For general rule help see Rule Engine Introduction
In many cases (e.g. Report field, workflow trigger, Uplift flow rule), a rule should return a value based on the context argument. Object Properties rules traverse the context object of a rule. They can also traverse properties on an object returned by another rule.
Object traversal is one of the biggest points of difference between the Rule Engine and other languages with similar syntax. The following are key differences:
- Dotted notation is used for all traversal, including dictionary and list/array indexing. Instead of:
Counters or Attributes["givenName"]we use
Counters.2 or Attributes.givenName
- Both positive and negative indexing is supported for lists. A negative number counts from the end of the list (as in the Python language). The last item in a list is -1, then -2. The first item is 0. For example:
context.-1 context.-2 context.0 context.1
- Any path index (except for the path root) may contain certain non-alphanumeric characters, including ':', '-', and ' '. For example:
- Every path traversal starts with 'context.', and most of the time this is implicit. The exception is when the first part of the traversal includes non-alphanumeric characters. For example:
Attributes.givenNameis the same as
context.Attributes.givenNameHowever, instead of just
Display Namewe need
- Any special value may be used in a path traversal and it treats the result of the special value as if it were literally typed as the path value. For Example:
Attributes.special.Attribute.givenName and Counters.special.History Counter.Import Addare the same as
Attributes.givenName and Counters.2
The rule helper for Object Properties allows selection of a type (often this is pre-selected if Identity Panel knows what type is expected). It then displays an expandable tree of links representing properties and documentation in the structure of the type. Clicking on a link will insert the traversal to that value. A Dictionary or List property will have a textbox or dropdown to indicate what value to insert at that part of the traversal.
Sometimes object traversal will be done against the results of another rule, rather than with the primary context object. Also, some rule functions take a rule as an argument, and apply the rule to other context arguments.
For the example rule, the first argument to the Filter function operates on the overall context of HistoryRecord, but the second argument operates on child context objects of HistoryError. Finally, object notation returns the length of the filtered list.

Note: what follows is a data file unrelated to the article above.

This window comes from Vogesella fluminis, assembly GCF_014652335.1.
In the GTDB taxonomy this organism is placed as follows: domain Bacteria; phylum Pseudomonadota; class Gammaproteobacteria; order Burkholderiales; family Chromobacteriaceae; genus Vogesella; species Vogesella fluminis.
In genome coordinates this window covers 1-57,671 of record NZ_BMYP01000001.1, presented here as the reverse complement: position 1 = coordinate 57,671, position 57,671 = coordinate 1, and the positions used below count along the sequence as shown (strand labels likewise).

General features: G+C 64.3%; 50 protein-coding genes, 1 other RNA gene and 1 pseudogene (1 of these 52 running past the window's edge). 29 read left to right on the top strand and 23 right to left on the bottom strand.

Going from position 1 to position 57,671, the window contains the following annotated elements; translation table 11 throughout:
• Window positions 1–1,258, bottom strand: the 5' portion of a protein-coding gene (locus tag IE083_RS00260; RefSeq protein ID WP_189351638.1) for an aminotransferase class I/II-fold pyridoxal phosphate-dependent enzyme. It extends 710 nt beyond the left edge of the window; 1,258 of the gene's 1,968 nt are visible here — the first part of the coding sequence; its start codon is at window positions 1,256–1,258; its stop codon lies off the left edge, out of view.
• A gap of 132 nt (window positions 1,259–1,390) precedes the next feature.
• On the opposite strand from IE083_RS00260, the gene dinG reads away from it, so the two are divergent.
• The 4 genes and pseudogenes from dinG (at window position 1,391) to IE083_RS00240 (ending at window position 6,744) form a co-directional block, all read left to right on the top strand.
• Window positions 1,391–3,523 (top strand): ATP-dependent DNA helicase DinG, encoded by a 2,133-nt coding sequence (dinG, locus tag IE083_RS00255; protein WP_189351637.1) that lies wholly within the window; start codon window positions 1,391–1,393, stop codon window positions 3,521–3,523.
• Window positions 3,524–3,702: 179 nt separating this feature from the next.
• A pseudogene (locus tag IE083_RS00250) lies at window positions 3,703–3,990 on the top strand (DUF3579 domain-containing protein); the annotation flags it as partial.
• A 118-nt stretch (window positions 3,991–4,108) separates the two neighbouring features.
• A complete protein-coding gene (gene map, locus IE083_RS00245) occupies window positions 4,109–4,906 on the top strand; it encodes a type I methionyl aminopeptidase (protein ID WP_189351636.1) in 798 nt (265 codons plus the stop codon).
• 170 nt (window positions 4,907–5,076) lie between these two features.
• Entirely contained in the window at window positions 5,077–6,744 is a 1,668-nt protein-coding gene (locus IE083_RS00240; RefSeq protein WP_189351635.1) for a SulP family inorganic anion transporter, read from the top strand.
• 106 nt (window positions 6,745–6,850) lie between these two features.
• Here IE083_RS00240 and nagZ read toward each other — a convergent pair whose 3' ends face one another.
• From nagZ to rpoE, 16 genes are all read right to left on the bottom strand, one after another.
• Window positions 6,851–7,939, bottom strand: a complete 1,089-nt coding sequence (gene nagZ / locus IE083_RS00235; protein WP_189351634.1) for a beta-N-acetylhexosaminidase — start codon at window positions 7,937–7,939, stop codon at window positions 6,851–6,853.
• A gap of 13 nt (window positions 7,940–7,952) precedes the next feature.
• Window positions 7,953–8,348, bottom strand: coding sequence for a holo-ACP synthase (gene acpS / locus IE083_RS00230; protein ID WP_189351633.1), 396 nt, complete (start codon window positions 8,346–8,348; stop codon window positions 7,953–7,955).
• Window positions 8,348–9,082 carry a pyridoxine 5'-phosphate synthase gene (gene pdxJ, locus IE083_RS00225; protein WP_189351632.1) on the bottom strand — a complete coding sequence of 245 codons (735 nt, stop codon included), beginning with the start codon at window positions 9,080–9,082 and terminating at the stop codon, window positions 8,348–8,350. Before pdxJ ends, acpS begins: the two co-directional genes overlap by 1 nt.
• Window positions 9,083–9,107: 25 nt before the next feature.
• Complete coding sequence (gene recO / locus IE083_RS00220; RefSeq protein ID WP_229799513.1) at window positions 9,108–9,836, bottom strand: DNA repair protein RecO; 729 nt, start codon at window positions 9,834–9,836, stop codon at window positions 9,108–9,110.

Filter(Errors, Contains(DN, "DC=softwareidm")).Count > 0
Note: the above rule could be equivalently written as:
Filter(context.Errors, Contains(context.DN, "DC=softwareidm")).Count > 0
Property Names and Case Sensitivity
There is an important behavioral difference between indexing into a list or dictionary, and traversing a property. The Rule Engine includes bounds checking to avoid IndexOutOfRange and KeyNotFound errors and returns null values instead, whereas indexing a property that does not exist on the type will result in a NullReferenceException when the rule is evaluated. This behavior may be confusing at first, but makes the most common cases easier for working with report fields and flow rules.
The Rule Engine will ALWAYS return a property name before a dictionary value. For example, if you have a report row that does grouping and you want to return the size of the group you CANNOT access the row count of the group with:
This will just return the number of columns in the row. If an object property exists with the same name as a desired dictionary key you must use the Key() function:
Object traversal should generally be thought of as case-sensitive. The one exception is that dotted indexing into a dictionary property may be case-insensitive if the implementing object has used the String.OrdinalIgnoreCase (or similar) comparator, to reduce common errors. Two such examples are ObjectRecord.Attributes, and ReportRow.Data.
Note: dictionary in this case refers to any object implementing a .NET string indexer (i.e. an Item function taking a string), not just the .NET generic dictionary.
It should be noted that many of the functions in the List Functions section are related to and may be combined with object traversal. Among other things these functions can be used to produce, sort, and filter lists, find values, and lookup dictionary values where the key name is produced by another rule.